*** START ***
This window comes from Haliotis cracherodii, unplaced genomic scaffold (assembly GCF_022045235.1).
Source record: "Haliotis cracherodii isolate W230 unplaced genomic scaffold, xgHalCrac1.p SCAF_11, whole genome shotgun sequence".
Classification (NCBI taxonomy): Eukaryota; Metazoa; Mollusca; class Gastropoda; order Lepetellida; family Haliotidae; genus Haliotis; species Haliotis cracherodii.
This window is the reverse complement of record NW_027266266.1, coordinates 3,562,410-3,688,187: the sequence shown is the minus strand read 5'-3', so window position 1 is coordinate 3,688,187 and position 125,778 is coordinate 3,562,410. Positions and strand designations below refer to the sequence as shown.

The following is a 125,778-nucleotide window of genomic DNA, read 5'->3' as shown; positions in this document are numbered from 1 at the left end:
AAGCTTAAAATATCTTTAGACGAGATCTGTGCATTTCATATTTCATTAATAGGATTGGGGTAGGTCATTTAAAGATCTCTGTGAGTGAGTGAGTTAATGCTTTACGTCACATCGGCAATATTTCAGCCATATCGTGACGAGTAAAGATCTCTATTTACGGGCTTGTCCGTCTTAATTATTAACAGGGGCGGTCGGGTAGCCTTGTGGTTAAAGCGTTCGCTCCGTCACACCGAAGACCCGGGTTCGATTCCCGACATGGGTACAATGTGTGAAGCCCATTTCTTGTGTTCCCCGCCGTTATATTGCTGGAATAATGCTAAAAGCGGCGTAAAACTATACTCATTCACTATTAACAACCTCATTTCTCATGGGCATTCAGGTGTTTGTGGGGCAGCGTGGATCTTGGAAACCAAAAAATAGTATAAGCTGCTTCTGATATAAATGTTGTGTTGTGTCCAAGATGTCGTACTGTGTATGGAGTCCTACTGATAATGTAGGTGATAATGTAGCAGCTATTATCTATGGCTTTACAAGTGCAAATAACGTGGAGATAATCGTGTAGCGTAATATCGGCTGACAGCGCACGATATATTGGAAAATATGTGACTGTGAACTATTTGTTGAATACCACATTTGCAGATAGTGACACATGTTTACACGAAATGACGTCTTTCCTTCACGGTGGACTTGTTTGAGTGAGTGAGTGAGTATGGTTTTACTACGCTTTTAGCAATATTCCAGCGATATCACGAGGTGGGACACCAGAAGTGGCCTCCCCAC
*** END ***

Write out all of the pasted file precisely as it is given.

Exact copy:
This window comes from Haliotis cracherodii, unplaced genomic scaffold (assembly GCF_022045235.1).
Source record: "Haliotis cracherodii isolate W230 unplaced genomic scaffold, xgHalCrac1.p SCAF_11, whole genome shotgun sequence".
Classification (NCBI taxonomy): Eukaryota; Metazoa; Mollusca; class Gastropoda; order Lepetellida; family Haliotidae; genus Haliotis; species Haliotis cracherodii.
This window is the reverse complement of record NW_027266266.1, coordinates 3,562,410-3,688,187: the sequence shown is the minus strand read 5'-3', so window position 1 is coordinate 3,688,187 and position 125,778 is coordinate 3,562,410. Positions and strand designations below refer to the sequence as shown.

The following is a 125,778-nucleotide window of genomic DNA, read 5'->3' as shown; positions in this document are numbered from 1 at the left end:
AAGCTTAAAATATCTTTAGACGAGATCTGTGCATTTCATATTTCATTAATAGGATTGGGGTAGGTCATTTAAAGATCTCTGTGAGTGAGTGAGTTAATGCTTTACGTCACATCGGCAATATTTCAGCCATATCGTGACGAGTAAAGATCTCTATTTACGGGCTTGTCCGTCTTAATTATTAACAGGGGCGGTCGGGTAGCCTTGTGGTTAAAGCGTTCGCTCCGTCACACCGAAGACCCGGGTTCGATTCCCGACATGGGTACAATGTGTGAAGCCCATTTCTTGTGTTCCCCGCCGTTATATTGCTGGAATAATGCTAAAAGCGGCGTAAAACTATACTCATTCACTATTAACAACCTCATTTCTCATGGGCATTCAGGTGTTTGTGGGGCAGCGTGGATCTTGGAAACCAAAAAATAGTATAAGCTGCTTCTGATATAAATGTTGTGTTGTGTCCAAGATGTCGTACTGTGTATGGAGTCCTACTGATAATGTAGGTGATAATGTAGCAGCTATTATCTATGGCTTTACAAGTGCAAATAACGTGGAGATAATCGTGTAGCGTAATATCGGCTGACAGCGCACGATATATTGGAAAATATGTGACTGTGAACTATTTGTTGAATACCACATTTGCAGATAGTGACACATGTTTACACGAAATGACGTCTTTCCTTCACGGTGGACTTGTTTGAGTGAGTGAGTGAGTATGGTTTTACTACGCTTTTAGCAATATTCCAGCGATATCACGAGGTGGGACACCAGAAGTGGCCTCCCCAC